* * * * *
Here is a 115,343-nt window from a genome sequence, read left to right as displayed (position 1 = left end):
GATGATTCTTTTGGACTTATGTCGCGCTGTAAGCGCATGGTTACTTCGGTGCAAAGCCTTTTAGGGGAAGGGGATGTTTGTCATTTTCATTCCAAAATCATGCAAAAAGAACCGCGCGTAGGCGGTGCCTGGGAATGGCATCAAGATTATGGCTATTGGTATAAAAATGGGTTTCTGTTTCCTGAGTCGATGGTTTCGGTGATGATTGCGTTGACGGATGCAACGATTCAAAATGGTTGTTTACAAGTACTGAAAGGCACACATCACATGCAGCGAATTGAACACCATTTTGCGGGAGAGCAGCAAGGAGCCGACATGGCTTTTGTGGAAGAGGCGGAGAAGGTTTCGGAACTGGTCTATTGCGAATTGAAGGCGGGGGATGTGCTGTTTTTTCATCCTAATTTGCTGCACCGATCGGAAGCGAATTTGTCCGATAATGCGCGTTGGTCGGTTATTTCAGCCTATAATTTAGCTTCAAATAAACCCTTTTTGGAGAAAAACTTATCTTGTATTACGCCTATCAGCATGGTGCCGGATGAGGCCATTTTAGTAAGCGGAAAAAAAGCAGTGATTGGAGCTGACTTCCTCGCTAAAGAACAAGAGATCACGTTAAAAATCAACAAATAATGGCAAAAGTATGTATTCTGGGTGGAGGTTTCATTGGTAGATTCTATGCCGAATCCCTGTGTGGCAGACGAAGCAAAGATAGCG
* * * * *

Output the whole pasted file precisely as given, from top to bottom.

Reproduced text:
Here is a 115,343-nt window from a genome sequence, read left to right as displayed (position 1 = left end):
GATGATTCTTTTGGACTTATGTCGCGCTGTAAGCGCATGGTTACTTCGGTGCAAAGCCTTTTAGGGGAAGGGGATGTTTGTCATTTTCATTCCAAAATCATGCAAAAAGAACCGCGCGTAGGCGGTGCCTGGGAATGGCATCAAGATTATGGCTATTGGTATAAAAATGGGTTTCTGTTTCCTGAGTCGATGGTTTCGGTGATGATTGCGTTGACGGATGCAACGATTCAAAATGGTTGTTTACAAGTACTGAAAGGCACACATCACATGCAGCGAATTGAACACCATTTTGCGGGAGAGCAGCAAGGAGCCGACATGGCTTTTGTGGAAGAGGCGGAGAAGGTTTCGGAACTGGTCTATTGCGAATTGAAGGCGGGGGATGTGCTGTTTTTTCATCCTAATTTGCTGCACCGATCGGAAGCGAATTTGTCCGATAATGCGCGTTGGTCGGTTATTTCAGCCTATAATTTAGCTTCAAATAAACCCTTTTTGGAGAAAAACTTATCTTGTATTACGCCTATCAGCATGGTGCCGGATGAGGCCATTTTAGTAAGCGGAAAAAAAGCAGTGATTGGAGCTGACTTCCTCGCTAAAGAACAAGAGATCACGTTAAAAATCAACAAATAATGGCAAAAGTATGTATTCTGGGTGGAGGTTTCATTGGTAGATTCTATGCCGAATCCCTGTGTGGCAGACGAAGCAAAGATAGCG